Log in
Updated an hour ago

Participation of stakeholders key in Kampala physical development plan

A potholed Sir Apollo road in Kampala. Photo: Courtesy

A potholed Sir Apollo road in Kampala. Photo: Courtesy

It is easy for one to sense the urbanization–expansion of densely populated areas in Greater Kampala Metropolitan Area (GKMA) when driving between Kampala City and surrounding districts such as Wakiso and Mukono.

The expansion of urbanized areas over time can be easily captured by the satellite image (such as Landsat data). Between 2000 and 2014, urbanisation occurred rapidly and the areas within a radius of 10km to 12 km around Kampala city centre were mostly already urbanised by 2014.

This resulted in a total population of more than 4.3 million dwellers in the GKMA. The result of this has been the agglomeration effect where we see denser economic activities. Without referring to other countries, we already see in Uganda that the cities attract people that create the market to be the destination of the commodities and services.

The industry growth most importantly creates jobs. This is the classic process of transforming the society and economy all globally. It is also said that such agglomeration also has a significant impact on innovation, by the interaction amongst talented youth who gather in the cities and stimulate each other to create new ideas and businesses to solve social issues.

Clearly, urbanisation is an important economic facet especially after Covid-19, for Uganda to strongly and sustainably recover and grow with such innovation and industrial agglomeration. Much as this agglomeration effect is an advantage, it should be noted that it comes with environmental side effects, some of which are already being felt in Kampala such as flooding, air and water pollution, among others.

Besides the environmental effects, urbanization is also a source of other urban issues that we are facing today. According to the 2014 census, the urban population more drastically increased in Wakiso and Mukono (by approximately 5%) whereas Kampala capital city experienced slower growth (approximately 2%) when it comes to GKMA.

This resulted in unplanned development and poor living conditions due to the lack of social and economic infrastructure in those surrounding districts.

THE MASTER PLAN

In order to manage the future growth of large metropolitan areas like GKMA, it is essential that relevant organisations work together to formulate urban development master plans and work on urbanization and urban development management.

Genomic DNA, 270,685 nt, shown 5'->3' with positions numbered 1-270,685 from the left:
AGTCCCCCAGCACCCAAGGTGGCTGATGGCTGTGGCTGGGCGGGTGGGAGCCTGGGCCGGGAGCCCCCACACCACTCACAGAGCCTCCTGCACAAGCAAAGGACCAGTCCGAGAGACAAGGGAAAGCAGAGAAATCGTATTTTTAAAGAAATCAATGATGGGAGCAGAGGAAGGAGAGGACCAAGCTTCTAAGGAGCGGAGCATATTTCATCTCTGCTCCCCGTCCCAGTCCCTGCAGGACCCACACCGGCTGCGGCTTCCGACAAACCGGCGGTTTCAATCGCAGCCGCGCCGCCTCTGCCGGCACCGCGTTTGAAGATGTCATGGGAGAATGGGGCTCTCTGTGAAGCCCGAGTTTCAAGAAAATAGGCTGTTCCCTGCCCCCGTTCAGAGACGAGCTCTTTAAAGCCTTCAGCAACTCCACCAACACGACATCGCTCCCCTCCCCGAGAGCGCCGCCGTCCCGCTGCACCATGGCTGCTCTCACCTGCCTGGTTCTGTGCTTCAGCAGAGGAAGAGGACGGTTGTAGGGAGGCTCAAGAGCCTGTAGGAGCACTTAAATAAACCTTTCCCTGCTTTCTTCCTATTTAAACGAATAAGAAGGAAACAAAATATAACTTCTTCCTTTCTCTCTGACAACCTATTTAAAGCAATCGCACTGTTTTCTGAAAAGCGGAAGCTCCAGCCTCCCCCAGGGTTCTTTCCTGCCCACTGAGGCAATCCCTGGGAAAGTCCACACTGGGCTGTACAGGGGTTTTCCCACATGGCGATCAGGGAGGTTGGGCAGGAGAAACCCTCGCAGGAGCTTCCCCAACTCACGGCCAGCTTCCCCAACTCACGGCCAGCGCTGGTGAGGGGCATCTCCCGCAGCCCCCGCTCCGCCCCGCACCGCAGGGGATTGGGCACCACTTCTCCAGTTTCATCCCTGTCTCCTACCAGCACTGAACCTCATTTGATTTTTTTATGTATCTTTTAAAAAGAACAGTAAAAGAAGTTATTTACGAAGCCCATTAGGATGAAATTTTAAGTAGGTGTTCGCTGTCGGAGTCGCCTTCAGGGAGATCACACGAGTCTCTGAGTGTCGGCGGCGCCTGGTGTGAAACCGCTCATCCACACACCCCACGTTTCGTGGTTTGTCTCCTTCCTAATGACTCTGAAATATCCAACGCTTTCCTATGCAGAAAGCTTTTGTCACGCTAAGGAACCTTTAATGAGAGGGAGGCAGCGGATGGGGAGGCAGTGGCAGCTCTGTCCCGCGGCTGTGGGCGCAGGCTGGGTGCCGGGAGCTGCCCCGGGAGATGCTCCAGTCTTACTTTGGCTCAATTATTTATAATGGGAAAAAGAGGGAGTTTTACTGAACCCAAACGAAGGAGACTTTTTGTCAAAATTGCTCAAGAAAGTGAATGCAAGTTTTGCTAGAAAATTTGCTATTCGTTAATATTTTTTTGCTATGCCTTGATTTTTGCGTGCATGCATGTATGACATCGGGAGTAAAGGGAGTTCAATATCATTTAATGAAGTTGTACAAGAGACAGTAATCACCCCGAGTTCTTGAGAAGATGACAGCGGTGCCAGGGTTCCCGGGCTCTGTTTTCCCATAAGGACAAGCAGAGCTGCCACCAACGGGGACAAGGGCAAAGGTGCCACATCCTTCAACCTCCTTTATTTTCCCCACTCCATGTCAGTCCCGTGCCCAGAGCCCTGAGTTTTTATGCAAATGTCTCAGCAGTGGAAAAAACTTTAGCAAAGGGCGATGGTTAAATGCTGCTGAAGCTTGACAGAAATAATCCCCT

For GKMA for instance, a plan for the well-connected and seamless transportation system should be established through the coordination and cooperation amongst all the local governments and relevant Agencies.

Without such unified direction and coordinated plans, the different transportation modes such as roads and railways will not be inter-connected, thus less effective and impactful than they should be.

KEY INTERVENTIONS

There is need to upgrade the Physical Development Plan (PDP) to reflect the reality and through coordinating relevant stakeholders which should make the plan more implementable. Almost all existing PDPs currently are still strategic in nature and not concrete in Uganda.

It is essential to formulate more concrete and more specific PDPs for guiding the formulation of lower- level PDPs. By doing so, the hierarchical system of PDPs would be effective in making impacts on the ground.

I also call for the activation of the Ministry of Kampala Capital City and Metropolitan Affairs (MKCC & MA) which has mandate to coordinate physical development plans in the GKMA. The amendment of the Kampala Capital City Act in 2020 officially added to MKCC&MA a new role of the coordination of physical development plans (PDPs) of KCCA and local governments in GKMA.

This enhanced mandate of MKCC&MA in coordination in physical development plans (PDPs) within GKMA would open a possibility to the establishment of a coordination and collaboration mechanism.

There is also need for an appropriate platform and process for dialogue amongst stakeholders. Since the beginning of the JICA technical corporation project for Integrated Urban Development Plan for GKMA (GKMA-UDMP), the local governments composing the GKMA and their political leaders have all been involved in the process of master planning.

The project will also establish a collaboration and coordination mechanism or platform for implementing the PDPs to be formulated in this project.

The author is representative, JICA Uganda office

Comments

0 #1 Richard M. ARIONG 2023-02-01 10:09
I pray the issue of physical planning is taken serious.

When I think of Kampala in 2050 and beyond, I shudder at the thought of how it will look like if the current trends and practices continue. It is a real mess.
Report to administrator

Comments are now closed for this entry